According to law school officials, the move to a more hands-on, resource-intensive approach to legal education and competition among schools for higher rankings appear to be the main factors driving the cost of law school, while ABA accreditation requirements appear to play a minor role. Additionally, officials at public law schools reported that recent decreases in state funding are a contributor to rising tuition at public schools.

Very interesting post over at TaxProfBlog – the screen shots include a number of powerpoint charts and graphs from the GAO report.  I agree with the GAO report and its surveyed law school officials that accreditation plays very little role in driving up law school costs, and that rankings are an important driver.  They are also an important driver in things schools spend money on that drive up costs, such as faculty student ratios, for example.

I also believe, however – but wouldn’t try to defend here – that law schools respond to the availability of federal dollars and capture that money from students, and that law school tuition rates reflect perceptions of the return on investment available to students in going to work for law firms.  At least in my discussions with fellow professors who have some idea about law school economics, the thought is that mid tier schools found that they could place more of their students into large law firms, not necessarily the very top firms, but large workhorse firms that paid well.

And in my discussions with professors, the concerns are two-fold.  First, that if the big law model is genuinely collapsing […]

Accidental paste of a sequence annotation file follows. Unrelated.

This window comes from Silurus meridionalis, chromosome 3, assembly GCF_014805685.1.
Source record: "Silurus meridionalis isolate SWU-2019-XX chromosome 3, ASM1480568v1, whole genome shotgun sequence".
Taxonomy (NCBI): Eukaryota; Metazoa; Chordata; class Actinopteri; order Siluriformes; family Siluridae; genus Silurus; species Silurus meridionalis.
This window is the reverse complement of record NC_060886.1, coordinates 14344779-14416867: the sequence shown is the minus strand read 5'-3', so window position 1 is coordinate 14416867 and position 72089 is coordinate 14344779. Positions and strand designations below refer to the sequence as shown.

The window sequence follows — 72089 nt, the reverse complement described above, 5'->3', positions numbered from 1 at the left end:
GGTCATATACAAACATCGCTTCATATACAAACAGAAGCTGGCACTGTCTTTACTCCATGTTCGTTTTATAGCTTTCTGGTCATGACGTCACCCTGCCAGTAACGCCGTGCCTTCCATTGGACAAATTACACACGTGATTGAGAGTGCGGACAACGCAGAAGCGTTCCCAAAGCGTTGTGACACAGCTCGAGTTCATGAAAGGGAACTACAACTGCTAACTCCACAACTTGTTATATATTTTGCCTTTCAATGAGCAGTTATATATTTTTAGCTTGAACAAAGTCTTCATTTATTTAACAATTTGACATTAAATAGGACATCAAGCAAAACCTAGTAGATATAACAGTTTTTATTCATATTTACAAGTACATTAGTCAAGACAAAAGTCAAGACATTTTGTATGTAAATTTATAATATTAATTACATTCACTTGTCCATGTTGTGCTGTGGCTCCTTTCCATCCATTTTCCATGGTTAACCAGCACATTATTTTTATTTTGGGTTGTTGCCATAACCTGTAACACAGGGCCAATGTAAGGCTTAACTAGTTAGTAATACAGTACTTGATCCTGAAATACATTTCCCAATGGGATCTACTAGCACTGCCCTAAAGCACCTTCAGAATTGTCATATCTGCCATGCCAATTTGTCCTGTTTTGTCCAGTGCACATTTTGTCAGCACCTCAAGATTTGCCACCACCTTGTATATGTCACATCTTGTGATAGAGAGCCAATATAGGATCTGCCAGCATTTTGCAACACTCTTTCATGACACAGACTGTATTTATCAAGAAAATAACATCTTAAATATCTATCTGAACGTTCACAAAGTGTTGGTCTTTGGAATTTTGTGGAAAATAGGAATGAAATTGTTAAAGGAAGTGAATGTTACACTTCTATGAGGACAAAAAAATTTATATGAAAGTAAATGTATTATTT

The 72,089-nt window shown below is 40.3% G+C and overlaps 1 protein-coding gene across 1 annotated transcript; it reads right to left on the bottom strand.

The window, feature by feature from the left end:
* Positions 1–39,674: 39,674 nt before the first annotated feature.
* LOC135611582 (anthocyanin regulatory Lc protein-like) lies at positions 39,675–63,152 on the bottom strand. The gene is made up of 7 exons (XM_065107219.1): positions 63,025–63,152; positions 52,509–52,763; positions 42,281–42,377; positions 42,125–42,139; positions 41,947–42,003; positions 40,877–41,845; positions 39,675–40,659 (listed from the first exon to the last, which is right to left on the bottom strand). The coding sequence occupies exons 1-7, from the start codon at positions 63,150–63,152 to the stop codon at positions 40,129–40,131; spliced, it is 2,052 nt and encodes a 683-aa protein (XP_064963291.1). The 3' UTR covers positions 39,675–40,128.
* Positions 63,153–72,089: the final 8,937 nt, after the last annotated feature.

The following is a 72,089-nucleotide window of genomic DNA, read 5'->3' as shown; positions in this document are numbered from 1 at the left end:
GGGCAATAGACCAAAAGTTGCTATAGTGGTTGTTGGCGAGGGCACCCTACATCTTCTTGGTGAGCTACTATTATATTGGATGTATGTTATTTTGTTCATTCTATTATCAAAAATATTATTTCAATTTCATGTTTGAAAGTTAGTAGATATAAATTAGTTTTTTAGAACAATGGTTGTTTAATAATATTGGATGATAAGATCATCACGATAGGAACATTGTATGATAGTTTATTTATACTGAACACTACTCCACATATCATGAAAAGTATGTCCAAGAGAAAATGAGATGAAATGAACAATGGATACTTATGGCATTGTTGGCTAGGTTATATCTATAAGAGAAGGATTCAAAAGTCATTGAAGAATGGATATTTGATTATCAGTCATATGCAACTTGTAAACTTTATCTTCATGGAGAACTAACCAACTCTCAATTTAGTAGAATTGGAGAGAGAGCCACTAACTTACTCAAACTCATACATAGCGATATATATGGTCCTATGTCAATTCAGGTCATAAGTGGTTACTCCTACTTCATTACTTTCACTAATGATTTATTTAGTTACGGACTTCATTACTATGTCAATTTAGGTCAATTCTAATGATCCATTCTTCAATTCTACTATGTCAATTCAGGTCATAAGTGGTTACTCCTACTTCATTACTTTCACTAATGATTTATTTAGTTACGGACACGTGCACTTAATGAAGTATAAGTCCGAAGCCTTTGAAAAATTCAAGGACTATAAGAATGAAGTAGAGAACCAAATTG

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Legal Scholarship in the Internet Age

That was the subject of a recent symposium at Denver University’s law school. The DU Law Review’s online publication, DUProcess, published several short articles on the topic.  I wrote on Connecting Laypeople with the Law Through Blogs, and began: “Blogging is creating a Golden Age of legal scholarship.  For the first time in the memory of any living person, legal scholarship is now connecting with an audience beyond the world of law professors and legal professionals.” I argued that law blogging provides readers with much better coverage of important appellate cases than does the MSM, and as an example pointed to Dale Carpenter’s VC posts on gay marriage cases. I also suggested that comment threads on legal blogs provide people with an opportunity that, in the olden days, mostly belonged only to on-campus law students: having a serious, enjoyable pro/con discussion of legal issues. Checking on Westlaw, I found that of the 291 law review citations to the Volokh Conspiracy, five were to comments. Lastly, I suggest that law blogging continues a salutrary trend which began nearly four centuries ago:

Starting around 1250, courts in England began operating in French.  After hundreds of years, the legal language had turned into something called “law French,” which was a confusing amalgam of English and of a French that no French person would ever speak. The new American colonists jettisoned law French.  In America, the law was stated positively in statutes written in straightforward English comprehensible to ordinary people.

The writing of statutes in plain English was one of the methods by which the Americans ensured that the law was under the control of the people, rather than imposed from above.  One of the causes for the cynicism which many modern Americans feel about government in general, and law in particular,